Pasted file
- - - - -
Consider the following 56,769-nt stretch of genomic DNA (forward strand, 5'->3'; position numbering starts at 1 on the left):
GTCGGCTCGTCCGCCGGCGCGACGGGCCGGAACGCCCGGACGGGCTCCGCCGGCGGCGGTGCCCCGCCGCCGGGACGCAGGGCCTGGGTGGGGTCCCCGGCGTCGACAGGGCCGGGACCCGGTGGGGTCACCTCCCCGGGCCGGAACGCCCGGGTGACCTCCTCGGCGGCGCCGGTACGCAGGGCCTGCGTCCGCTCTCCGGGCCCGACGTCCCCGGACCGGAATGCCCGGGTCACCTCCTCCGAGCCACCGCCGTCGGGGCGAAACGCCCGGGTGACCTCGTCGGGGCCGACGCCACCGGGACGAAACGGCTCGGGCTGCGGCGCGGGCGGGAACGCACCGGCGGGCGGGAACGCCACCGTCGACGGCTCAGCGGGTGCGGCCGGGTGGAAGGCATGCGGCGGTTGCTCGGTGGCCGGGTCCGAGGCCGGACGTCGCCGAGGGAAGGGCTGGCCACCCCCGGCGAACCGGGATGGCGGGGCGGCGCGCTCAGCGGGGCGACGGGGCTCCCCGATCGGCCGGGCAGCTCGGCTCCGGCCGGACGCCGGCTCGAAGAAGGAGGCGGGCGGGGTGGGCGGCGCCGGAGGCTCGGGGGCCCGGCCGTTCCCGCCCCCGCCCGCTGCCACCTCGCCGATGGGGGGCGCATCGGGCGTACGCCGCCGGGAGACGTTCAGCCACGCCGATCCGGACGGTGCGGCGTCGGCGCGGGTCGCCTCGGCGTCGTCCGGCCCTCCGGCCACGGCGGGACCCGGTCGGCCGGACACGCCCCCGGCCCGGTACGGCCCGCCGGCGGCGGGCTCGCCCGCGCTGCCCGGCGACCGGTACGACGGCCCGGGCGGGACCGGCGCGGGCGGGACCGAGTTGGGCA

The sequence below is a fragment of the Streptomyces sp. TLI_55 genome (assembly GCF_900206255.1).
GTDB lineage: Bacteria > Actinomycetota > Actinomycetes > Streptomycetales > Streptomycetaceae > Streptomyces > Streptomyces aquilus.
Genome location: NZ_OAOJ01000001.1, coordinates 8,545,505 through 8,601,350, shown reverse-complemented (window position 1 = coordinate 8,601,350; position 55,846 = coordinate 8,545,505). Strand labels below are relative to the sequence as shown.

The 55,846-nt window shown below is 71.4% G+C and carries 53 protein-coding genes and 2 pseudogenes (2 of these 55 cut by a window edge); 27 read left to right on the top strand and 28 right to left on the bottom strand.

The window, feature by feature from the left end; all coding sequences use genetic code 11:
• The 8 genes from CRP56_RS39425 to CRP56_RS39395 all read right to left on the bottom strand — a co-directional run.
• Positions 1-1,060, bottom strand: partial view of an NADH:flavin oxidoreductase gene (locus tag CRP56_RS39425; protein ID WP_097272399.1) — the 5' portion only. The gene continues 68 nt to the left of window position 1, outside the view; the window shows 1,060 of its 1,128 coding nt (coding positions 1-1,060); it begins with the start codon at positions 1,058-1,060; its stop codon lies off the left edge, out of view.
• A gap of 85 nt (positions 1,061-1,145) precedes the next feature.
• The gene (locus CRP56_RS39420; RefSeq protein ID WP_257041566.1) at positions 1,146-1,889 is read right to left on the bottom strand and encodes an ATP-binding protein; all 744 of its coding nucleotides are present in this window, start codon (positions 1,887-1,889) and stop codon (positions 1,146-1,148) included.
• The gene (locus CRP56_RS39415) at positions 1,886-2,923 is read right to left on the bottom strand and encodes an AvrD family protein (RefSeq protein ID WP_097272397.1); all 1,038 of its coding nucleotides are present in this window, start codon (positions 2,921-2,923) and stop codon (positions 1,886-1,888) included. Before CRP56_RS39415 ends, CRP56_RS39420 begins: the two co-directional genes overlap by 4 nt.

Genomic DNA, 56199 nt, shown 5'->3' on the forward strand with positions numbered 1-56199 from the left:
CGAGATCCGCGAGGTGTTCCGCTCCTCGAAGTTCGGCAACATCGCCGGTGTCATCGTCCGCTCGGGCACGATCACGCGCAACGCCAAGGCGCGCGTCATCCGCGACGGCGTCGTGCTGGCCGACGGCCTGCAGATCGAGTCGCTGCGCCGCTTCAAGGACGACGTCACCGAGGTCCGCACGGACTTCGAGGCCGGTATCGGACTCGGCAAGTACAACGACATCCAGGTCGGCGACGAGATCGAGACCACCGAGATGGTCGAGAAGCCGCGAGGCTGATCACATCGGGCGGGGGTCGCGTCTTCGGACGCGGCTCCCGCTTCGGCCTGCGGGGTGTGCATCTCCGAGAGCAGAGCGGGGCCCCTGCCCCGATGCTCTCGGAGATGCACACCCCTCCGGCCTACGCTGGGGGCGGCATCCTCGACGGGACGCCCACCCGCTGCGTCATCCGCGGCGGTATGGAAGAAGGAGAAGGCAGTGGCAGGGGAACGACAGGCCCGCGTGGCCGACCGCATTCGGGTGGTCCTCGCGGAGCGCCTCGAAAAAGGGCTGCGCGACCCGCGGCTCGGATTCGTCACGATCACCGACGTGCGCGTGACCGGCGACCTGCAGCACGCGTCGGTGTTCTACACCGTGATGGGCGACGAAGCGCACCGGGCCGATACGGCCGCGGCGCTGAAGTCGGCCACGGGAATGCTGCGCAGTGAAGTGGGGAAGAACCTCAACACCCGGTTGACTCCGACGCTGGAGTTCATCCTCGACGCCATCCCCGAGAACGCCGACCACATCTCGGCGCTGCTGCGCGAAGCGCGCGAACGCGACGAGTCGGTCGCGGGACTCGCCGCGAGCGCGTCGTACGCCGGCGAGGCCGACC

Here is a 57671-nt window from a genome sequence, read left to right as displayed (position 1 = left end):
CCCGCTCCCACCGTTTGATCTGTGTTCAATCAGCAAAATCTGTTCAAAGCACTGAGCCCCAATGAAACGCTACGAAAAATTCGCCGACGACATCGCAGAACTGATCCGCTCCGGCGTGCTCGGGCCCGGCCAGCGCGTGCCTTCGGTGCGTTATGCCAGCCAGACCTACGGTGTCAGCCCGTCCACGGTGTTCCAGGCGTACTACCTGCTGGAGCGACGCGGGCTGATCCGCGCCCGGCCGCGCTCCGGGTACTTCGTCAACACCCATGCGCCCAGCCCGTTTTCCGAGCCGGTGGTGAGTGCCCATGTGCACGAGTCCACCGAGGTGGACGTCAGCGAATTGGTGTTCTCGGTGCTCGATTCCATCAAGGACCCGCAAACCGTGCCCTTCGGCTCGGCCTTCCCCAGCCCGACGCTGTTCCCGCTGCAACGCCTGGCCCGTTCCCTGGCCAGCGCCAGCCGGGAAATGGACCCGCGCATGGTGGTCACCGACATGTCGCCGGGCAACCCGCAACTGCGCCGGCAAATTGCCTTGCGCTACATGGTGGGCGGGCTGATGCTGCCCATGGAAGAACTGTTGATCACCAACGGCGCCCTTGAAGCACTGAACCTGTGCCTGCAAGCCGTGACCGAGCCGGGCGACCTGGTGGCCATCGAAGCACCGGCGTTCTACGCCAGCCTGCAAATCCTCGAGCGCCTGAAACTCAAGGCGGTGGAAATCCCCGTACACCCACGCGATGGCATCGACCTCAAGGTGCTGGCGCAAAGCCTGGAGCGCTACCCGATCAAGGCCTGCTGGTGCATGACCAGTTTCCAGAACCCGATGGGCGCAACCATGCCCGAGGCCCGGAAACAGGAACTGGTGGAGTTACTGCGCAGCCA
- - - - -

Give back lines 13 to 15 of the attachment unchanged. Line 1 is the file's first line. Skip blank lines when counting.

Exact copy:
Genomic DNA, 56199 nt, shown 5'->3' on the forward strand with positions numbered 1-56199 from the left:
CGAGATCCGCGAGGTGTTCCGCTCCTCGAAGTTCGGCAACATCGCCGGTGTCATCGTCCGCTCGGGCACGATCACGCGCAACGCCAAGGCGCGCGTCATCCGCGACGGCGTCGTGCTGGCCGACGGCCTGCAGATCGAGTCGCTGCGCCGCTTCAAGGACGACGTCACCGAGGTCCGCACGGACTTCGAGGCCGGTATCGGACTCGGCAAGTACAACGACATCCAGGTCGGCGACGAGATCGAGACCACCGAGATGGTCGAGAAGCCGCGAGGCTGATCACATCGGGCGGGGGTCGCGTCTTCGGACGCGGCTCCCGCTTCGGCCTGCGGGGTGTGCATCTCCGAGAGCAGAGCGGGGCCCCTGCCCCGATGCTCTCGGAGATGCACACCCCTCCGGCCTACGCTGGGGGCGGCATCCTCGACGGGACGCCCACCCGCTGCGTCATCCGCGGCGGTATGGAAGAAGGAGAAGGCAGTGGCAGGGGAACGACAGGCCCGCGTGGCCGACCGCATTCGGGTGGTCCTCGCGGAGCGCCTCGAAAAAGGGCTGCGCGACCCGCGGCTCGGATTCGTCACGATCACCGACGTGCGCGTGACCGGCGACCTGCAGCACGCGTCGGTGTTCTACACCGTGATGGGCGACGAAGCGCACCGGGCCGATACGGCCGCGGCGCTGAAGTCGGCCACGGGAATGCTGCGCAGTGAAGTGGGGAAGAACCTCAACACCCGGTTGACTCCGACGCTGGAGTTCATCCTCGACGCCATCCCCGAGAACGCCGACCACATCTCGGCGCTGCTGCGCGAAGCGCGCGAACGCGACGAGTCGGTCGCGGGACTCGCCGCGAGCGCGTCGTACGCCGGCGAGGCCGACC

Here is a 57671-nt window from a genome sequence, read left to right as displayed (position 1 = left end):